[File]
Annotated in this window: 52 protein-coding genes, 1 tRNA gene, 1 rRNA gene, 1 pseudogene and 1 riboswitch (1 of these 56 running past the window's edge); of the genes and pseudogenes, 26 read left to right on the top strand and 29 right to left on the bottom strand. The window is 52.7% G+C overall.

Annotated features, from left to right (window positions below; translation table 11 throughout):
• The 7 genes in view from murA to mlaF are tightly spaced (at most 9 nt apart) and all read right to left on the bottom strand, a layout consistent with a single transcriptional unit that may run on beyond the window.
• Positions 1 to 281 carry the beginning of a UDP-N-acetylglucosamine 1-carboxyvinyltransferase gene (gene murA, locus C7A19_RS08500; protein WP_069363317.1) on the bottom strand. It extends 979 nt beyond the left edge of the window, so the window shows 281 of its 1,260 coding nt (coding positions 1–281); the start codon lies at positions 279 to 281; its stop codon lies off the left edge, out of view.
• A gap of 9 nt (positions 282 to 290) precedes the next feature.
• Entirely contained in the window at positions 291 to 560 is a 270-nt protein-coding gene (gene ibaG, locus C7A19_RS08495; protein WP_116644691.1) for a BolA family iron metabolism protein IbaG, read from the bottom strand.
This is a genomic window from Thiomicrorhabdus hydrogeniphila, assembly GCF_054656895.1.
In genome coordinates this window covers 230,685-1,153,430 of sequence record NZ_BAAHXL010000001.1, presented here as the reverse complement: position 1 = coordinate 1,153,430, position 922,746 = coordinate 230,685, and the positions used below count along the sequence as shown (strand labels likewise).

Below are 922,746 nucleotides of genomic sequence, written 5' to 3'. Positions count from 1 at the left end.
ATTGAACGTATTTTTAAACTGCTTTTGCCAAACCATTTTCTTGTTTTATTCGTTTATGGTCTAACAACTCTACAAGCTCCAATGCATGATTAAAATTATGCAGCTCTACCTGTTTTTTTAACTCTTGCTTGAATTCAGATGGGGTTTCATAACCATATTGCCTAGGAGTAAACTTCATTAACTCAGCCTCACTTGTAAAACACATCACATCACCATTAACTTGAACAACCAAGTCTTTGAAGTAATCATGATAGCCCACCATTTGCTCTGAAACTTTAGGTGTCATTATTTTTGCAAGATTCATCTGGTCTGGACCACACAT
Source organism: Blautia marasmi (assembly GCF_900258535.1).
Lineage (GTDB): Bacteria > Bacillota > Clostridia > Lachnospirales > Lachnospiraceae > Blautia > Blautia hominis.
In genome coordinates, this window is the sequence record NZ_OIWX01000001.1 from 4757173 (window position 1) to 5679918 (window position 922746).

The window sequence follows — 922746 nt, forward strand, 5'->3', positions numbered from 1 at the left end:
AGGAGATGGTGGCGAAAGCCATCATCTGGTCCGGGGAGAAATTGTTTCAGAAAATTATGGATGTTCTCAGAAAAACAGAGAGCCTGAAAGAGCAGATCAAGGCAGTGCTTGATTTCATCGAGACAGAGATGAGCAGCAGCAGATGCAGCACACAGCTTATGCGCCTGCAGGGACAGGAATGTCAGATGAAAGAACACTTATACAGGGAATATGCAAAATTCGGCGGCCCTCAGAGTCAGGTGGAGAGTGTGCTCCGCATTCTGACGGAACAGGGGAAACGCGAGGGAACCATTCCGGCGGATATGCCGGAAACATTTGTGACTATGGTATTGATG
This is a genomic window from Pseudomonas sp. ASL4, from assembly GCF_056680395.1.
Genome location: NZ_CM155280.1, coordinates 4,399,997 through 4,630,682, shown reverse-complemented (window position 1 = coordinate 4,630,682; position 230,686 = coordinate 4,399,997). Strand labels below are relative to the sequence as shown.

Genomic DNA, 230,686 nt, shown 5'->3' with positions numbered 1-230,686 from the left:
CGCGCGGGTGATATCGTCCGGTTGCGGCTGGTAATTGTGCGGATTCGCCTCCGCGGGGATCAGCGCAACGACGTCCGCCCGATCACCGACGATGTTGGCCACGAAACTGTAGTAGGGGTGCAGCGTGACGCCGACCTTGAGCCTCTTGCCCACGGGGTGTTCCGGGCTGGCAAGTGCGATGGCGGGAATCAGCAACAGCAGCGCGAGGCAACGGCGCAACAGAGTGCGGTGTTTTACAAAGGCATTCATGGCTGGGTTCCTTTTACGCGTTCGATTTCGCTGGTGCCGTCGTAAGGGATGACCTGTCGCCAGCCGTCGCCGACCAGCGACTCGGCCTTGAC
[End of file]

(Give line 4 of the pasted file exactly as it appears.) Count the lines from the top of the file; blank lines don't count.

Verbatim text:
• Positions 1 to 281 carry the beginning of a UDP-N-acetylglucosamine 1-carboxyvinyltransferase gene (gene murA, locus C7A19_RS08500; protein WP_069363317.1) on the bottom strand. It extends 979 nt beyond the left edge of the window, so the window shows 281 of its 1,260 coding nt (coding positions 1–281); the start codon lies at positions 279 to 281; its stop codon lies off the left edge, out of view.